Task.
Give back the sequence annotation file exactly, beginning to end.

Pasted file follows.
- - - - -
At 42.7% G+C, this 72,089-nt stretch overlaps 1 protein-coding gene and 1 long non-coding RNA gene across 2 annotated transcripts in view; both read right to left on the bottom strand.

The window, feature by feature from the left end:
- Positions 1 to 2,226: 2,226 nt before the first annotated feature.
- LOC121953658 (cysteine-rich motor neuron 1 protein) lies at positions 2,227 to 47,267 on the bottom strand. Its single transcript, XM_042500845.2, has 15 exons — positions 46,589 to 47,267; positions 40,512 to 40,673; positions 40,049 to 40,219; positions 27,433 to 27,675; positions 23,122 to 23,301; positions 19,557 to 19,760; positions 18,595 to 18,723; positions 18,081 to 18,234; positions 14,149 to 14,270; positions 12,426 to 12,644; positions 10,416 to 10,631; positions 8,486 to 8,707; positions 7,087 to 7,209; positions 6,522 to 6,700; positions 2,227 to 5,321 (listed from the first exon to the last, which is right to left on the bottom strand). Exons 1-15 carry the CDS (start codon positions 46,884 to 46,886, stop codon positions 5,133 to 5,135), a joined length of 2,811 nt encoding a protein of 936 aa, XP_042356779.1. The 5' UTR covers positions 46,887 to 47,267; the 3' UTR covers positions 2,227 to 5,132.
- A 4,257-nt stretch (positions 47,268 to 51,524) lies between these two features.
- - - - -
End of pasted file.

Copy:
At 42.7% G+C, this 72,089-nt stretch overlaps 1 protein-coding gene and 1 long non-coding RNA gene across 2 annotated transcripts in view; both read right to left on the bottom strand.

The window, feature by feature from the left end:
- Positions 1 to 2,226: 2,226 nt before the first annotated feature.
- LOC121953658 (cysteine-rich motor neuron 1 protein) lies at positions 2,227 to 47,267 on the bottom strand. Its single transcript, XM_042500845.2, has 15 exons — positions 46,589 to 47,267; positions 40,512 to 40,673; positions 40,049 to 40,219; positions 27,433 to 27,675; positions 23,122 to 23,301; positions 19,557 to 19,760; positions 18,595 to 18,723; positions 18,081 to 18,234; positions 14,149 to 14,270; positions 12,426 to 12,644; positions 10,416 to 10,631; positions 8,486 to 8,707; positions 7,087 to 7,209; positions 6,522 to 6,700; positions 2,227 to 5,321 (listed from the first exon to the last, which is right to left on the bottom strand). Exons 1-15 carry the CDS (start codon positions 46,884 to 46,886, stop codon positions 5,133 to 5,135), a joined length of 2,811 nt encoding a protein of 936 aa, XP_042356779.1. The 5' UTR covers positions 46,887 to 47,267; the 3' UTR covers positions 2,227 to 5,132.
- A 4,257-nt stretch (positions 47,268 to 51,524) lies between these two features.